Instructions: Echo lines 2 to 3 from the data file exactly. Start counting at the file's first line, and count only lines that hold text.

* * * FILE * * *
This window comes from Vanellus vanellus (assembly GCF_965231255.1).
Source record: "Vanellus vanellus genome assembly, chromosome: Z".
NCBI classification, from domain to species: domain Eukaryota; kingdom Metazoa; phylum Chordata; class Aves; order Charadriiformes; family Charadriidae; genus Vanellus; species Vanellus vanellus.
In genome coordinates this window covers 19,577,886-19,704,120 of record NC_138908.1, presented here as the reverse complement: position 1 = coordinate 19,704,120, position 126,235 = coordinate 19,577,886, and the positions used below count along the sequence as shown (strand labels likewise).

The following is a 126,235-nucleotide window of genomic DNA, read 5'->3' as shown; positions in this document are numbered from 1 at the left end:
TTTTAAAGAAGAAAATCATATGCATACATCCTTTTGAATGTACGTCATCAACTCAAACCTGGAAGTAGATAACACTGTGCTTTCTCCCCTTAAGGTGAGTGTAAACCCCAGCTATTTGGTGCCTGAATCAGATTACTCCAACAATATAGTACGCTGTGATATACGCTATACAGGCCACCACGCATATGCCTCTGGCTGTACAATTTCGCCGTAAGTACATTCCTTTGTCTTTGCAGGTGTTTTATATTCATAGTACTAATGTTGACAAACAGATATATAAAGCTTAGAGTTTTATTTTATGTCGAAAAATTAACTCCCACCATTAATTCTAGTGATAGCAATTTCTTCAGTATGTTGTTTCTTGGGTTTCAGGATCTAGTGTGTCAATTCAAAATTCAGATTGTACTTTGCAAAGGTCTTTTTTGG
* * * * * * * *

Source record: "Vanellus vanellus genome assembly, chromosome: Z".
NCBI classification, from domain to species: domain Eukaryota; kingdom Metazoa; phylum Chordata; class Aves; order Charadriiformes; family Charadriidae; genus Vanellus; species Vanellus vanellus.